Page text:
During the Covid19 lockdowns and throughout the entire pandemic it was mainly the lower paid, certainly not the millionaires or billionaires who got us through – those manning information phone lines, ambulance drivers, nursing staff, all the others staffing hospitals, medical centres, surgeries and vaccination centres, volunteers who did shopping for those shielding, the shop staff and drivers who delivered food and other essential items. Those were the people who mattered, who worked their socks off for the good of us all. But it won’t be them who benefit from Kwarteng’s giveaway bonanza.

From the FT via Twitter

Edwin Hayward, author, internet entrepreneur and domain name expert Tweeted the percentage increases Kwarteng’s changes would make in England. To those who have…

And for those moguls living in Scotland who may have ideas about relocating to save tax money (or that tax money which isn’t already in offshore tax havens) you’ll need to head to London or the south east, abandonning your estate or Georgian townhouse to downsize to a much more modest property, one that hasn’t already been seized by Russians even more wealthy than you.

Meanwhile poverty rises.

And whilst the many try to work out how to pay soaring mortgage, heating, food, clothing and transport costs, and wonder in trepidation what else Kwarteng has up his magician’s sleeve, others have been amusing themselves by making even more money.

UK channcellor Kwasi Kwarteng previously worked, providing political advice, for Odey Asset Management. His mini budget has crashed the pound. There are rumours that Odey’s hedge fund increased 145% on bets against UK government bonds.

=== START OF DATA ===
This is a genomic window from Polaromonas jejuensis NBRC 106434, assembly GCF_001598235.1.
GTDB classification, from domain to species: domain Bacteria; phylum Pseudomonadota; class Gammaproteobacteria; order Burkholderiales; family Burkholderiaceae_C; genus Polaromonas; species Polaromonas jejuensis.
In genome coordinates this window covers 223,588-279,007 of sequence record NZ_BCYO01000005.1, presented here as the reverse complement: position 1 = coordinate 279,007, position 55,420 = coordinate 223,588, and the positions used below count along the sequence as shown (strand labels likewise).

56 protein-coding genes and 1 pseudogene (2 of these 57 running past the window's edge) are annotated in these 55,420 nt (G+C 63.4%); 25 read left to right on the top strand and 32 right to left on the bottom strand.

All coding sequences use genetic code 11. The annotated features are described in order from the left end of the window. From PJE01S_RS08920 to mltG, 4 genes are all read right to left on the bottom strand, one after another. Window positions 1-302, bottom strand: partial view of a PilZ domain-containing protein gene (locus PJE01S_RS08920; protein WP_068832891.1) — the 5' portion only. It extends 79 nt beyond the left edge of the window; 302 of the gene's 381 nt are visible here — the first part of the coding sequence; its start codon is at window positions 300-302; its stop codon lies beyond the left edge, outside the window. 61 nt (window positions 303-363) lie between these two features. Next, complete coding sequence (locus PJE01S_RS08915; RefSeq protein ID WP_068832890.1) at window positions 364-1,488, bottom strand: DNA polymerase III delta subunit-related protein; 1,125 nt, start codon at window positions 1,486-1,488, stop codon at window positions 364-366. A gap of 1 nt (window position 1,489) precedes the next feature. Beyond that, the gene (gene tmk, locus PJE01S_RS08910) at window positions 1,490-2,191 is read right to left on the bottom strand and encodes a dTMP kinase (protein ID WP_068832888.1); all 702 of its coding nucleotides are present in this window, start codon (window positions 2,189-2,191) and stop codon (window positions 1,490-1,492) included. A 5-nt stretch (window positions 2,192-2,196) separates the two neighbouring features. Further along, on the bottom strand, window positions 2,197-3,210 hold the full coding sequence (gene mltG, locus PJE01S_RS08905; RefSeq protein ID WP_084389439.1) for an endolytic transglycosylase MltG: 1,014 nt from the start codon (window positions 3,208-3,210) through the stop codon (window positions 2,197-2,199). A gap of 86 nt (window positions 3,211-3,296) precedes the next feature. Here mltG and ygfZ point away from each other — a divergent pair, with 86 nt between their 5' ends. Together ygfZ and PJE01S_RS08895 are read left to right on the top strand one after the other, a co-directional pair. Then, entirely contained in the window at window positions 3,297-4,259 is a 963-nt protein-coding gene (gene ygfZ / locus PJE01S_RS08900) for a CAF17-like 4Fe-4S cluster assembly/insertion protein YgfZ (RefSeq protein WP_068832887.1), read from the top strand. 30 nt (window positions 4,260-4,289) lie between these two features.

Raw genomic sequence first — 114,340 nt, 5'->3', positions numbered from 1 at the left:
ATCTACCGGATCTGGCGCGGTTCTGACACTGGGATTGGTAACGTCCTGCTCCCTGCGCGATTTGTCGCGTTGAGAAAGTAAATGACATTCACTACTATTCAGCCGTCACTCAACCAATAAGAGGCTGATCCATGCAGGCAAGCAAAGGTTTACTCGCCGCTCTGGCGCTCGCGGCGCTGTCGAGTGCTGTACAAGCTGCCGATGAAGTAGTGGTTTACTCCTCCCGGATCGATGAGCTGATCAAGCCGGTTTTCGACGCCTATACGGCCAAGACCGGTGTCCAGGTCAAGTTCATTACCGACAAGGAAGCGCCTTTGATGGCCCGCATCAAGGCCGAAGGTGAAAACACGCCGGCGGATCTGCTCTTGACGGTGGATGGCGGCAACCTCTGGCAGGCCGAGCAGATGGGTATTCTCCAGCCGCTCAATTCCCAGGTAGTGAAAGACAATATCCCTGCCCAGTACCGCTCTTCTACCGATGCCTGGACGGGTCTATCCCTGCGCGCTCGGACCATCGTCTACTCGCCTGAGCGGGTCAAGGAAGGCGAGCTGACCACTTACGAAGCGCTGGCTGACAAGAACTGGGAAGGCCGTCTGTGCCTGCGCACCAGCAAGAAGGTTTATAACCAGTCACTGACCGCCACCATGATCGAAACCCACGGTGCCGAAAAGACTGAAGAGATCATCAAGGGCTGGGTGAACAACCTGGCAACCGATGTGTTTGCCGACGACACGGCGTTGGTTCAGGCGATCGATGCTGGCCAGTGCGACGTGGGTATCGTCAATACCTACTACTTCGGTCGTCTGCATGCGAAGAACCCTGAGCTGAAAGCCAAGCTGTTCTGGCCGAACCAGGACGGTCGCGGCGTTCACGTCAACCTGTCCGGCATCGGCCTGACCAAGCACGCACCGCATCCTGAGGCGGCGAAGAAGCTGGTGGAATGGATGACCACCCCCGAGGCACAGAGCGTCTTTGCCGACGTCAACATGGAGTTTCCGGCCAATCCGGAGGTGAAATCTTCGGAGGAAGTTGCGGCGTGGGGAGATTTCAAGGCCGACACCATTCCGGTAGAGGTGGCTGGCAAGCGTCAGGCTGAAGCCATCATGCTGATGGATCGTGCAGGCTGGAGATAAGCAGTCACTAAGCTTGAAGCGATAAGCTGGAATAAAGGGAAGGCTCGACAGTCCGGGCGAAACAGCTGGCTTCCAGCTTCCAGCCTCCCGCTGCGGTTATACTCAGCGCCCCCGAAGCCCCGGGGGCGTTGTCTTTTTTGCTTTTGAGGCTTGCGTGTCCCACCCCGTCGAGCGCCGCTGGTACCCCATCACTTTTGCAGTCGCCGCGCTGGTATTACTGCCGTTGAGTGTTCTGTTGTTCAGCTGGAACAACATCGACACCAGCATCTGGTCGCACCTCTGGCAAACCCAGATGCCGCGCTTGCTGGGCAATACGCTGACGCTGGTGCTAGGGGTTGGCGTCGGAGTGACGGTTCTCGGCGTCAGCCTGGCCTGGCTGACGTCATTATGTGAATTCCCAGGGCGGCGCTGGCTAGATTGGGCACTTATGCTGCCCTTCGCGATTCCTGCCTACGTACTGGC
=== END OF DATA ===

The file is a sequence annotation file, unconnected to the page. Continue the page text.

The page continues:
Neil Mackay, journalist, author, filmmaker, broadcaster responded to someone pointing out that those earning £100,000 were not wealthy with this tweet:

“What kind of heart must you have to make this the issue you care about – rather than raise your voice for those on minimum wage or struggling on social security or those who are disabled and poor? We’re witnessing the death of empathy in the souls of so many in this country today.”

Now the even bigger question is will Kwarteng’s giveaway to the already wealthy work. Well the runes are far from positive. An LSE paper The Economic Consequences of Major Tax Cuts for the Rich used data from 18 OECD countries over the last five decades to estimate the causal effect of major tax cuts for the rich on income inequality, economic growth, and un-employment. The report concludes:

“We find that major reforms reducing taxes on the rich lead to higher income inequality as measured by the top 1% share of pre-tax national income. The effect remains stable in the medium term. In contrast, such reforms do not have any significant effect on economic growth and unemployment.”

The UK is already in dire straits, lagging behind other countries with the highest interest rate in 14 years, highest energy costs ever, highest debt (£2.3+ trillion), highest inflation in decades and probably already in recession.

From FT via Twitter
From FT via Twitter

Laughing all the way to their offshore accounts for some while the rest of us batten down the hatches for a desperate winter.